• First, the project manager may feel that cost and effort of managing the risk is more than the impact of the risk event itself. In this case you would rather deal with the costs of the risk occurring that the cost of trying to manage the risk.
    • Second, there may not be any reasonable and practical activities available to manage the risk. For instance, it is possible that there is a risk of your sponsor leaving and a new sponsor canceling the project. However, you may not be in a position to do much about it as long as the current sponsor is in place, and you may just need to leave it and see how events play out.
  • Monitor the risk. This is a good approach if you have identified a risk that should be managed, but the risk event is far off in the future. In this case, the project manager does not proactively manage the risk, but monitors it to see whether it is more or less likely to occur as time goes on. If it looks more likely to occur later in the project, the team must formulate a different response at a later time.
  • Avoid the risk. Avoiding the risk means that the condition that is causing the problem is eliminated. For example, let's say you identify a risk associated with using new equipment. You could avoid the risk by deciding to use current equipment that you are familiar with. You eliminated the cause of the risk, therefore avoiding the risk itself. 
  • Move the risk (transfer). In some instances, the responsibility for managing a risk can be removed from the project by assigning the risk to another entity or third party. For instance, you may identify a risk associated with a new technology. Outsourcing the function to a third party might eliminate that risk for the project team. The risk event is still there, but now some other entity is dealing with it.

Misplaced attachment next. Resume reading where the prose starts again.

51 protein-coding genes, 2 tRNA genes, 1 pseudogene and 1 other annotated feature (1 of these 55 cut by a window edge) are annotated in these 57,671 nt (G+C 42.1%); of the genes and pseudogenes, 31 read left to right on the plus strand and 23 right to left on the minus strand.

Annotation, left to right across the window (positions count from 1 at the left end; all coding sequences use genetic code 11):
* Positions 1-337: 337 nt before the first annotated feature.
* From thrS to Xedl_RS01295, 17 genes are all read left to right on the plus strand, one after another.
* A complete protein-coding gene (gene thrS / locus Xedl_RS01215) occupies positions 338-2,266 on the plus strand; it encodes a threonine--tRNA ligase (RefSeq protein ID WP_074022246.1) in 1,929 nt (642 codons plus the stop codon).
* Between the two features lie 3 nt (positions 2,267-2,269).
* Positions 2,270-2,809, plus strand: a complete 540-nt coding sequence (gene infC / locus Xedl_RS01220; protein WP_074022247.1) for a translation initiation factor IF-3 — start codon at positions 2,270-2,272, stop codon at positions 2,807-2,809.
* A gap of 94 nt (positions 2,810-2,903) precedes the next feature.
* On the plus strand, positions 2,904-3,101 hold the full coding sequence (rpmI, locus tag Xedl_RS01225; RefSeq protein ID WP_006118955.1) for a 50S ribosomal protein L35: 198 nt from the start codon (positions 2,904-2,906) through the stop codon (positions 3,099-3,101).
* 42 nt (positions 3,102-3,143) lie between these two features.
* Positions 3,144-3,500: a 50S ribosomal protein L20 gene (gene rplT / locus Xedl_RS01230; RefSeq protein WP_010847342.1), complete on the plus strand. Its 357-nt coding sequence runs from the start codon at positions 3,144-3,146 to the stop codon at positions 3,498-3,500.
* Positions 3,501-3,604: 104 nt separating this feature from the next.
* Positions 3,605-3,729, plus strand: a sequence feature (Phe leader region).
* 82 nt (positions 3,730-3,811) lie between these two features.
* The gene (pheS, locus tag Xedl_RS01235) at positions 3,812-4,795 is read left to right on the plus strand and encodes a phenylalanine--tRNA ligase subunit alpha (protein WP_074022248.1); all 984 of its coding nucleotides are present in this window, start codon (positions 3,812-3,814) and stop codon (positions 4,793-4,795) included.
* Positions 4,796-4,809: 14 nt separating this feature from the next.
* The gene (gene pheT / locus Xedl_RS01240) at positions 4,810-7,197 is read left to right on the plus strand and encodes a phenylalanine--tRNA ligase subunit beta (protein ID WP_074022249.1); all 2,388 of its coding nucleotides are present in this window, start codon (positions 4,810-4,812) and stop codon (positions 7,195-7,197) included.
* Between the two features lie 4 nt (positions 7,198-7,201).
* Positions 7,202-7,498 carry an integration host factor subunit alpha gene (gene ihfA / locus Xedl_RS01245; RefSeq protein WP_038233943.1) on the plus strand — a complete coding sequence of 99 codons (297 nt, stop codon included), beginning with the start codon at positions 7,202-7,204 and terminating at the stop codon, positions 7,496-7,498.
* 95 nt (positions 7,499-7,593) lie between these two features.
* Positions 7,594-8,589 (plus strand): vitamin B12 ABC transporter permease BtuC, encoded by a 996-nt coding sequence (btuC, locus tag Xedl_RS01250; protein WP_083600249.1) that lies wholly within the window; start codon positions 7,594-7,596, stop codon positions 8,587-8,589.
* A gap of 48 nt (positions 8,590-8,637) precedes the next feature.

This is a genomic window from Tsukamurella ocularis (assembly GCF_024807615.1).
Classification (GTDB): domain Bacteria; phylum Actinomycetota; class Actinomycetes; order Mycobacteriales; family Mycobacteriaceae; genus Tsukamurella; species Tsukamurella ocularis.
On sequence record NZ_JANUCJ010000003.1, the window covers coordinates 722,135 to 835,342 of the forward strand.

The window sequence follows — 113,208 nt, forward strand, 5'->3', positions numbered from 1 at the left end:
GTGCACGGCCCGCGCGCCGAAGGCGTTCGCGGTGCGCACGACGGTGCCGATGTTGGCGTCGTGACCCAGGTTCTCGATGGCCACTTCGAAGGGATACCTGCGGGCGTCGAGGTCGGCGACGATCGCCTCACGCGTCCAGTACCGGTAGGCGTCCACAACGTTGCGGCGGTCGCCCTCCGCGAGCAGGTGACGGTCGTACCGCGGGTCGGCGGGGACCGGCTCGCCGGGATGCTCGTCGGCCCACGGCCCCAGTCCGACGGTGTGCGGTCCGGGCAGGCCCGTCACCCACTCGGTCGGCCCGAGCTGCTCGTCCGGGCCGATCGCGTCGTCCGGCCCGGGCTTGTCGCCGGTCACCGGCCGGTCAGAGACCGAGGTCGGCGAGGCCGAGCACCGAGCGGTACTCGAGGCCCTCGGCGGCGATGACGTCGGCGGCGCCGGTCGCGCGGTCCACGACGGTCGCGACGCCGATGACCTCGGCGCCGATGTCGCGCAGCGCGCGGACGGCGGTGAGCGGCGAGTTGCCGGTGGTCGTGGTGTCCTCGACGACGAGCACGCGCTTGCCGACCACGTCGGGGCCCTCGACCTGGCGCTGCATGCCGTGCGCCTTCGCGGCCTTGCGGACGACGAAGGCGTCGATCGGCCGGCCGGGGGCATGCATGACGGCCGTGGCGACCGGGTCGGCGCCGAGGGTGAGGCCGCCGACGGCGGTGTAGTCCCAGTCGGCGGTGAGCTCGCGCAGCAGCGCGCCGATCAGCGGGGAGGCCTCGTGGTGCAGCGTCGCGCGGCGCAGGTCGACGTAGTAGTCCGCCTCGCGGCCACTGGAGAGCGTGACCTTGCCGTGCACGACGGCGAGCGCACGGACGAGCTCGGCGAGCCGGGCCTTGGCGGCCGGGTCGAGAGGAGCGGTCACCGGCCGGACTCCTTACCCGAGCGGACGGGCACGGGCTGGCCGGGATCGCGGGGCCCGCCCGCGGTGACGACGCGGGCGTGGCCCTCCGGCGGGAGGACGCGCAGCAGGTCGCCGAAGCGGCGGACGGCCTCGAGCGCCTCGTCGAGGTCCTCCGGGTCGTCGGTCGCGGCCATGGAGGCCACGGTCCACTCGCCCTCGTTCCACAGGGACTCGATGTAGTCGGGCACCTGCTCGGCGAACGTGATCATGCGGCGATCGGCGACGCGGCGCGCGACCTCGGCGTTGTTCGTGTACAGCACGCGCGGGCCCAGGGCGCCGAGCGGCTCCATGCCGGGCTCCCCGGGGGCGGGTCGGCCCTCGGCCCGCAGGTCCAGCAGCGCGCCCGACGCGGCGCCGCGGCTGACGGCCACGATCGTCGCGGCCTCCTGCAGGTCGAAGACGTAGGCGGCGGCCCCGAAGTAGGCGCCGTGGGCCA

• Mitigate the risk. Mitigating is the most common risk response. Mitigation means that you create a plan to minimize the likelihood that the risk will occur, or minimize the impact if the risk occurs. You could eliminate the risk by reducing the likelihood down to zero percent, or reducing the impact to zero. However, even if you cannot eliminate the risk, minimizing either the probability or the impact of the risk is often the most viable risk response strategy. 
These are the risk responses for negative risks. After you have a risk response plan in place, you need to monitor the plan to ensure it is working as you expect. 

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stasClick Here to Listen to the Interview: http://bit.ly/PMPodcast393
Read More: http://bit.ly/pmpodcast-393

Are you currently studying or thinking about studying for your PMI Agile Certified Practitioner (PMI-ACP)® Exam? Wonderful. That’s what we are going to be talking about.

In this interview you are going to meet Stas Podoxin (https://www.linkedin.com/in/staspodoxin). Stas is not only one of my students but also one of my coworkers. And one of the interesting differences in how he prepared for the PMI-ACP exam is the fact that he took an Agile course at a university that helped him get a better understanding of the Agile mindset. And so by the time he got around to using our own online training course he was already quite far ahead on the curve.

As you know, the rules of all Project Management Institute (PMI)® exams are such that we are not allowed to discuss specific questions from the exam. But we can discuss Stas's overall experience, how he did his PMI-ACP Exam Prep, his general thoughts on the process and his recommendations to you. So you can look forward to an experience and tip filled interview on how to prepare for and pass your PMI-ACP Exam.

Full disclosure: Stas Podoxin and Cornelius Fichtner both work for OSP International LLC, makers of The Agile PrepCast and The PMI-ACP Exam Simulator.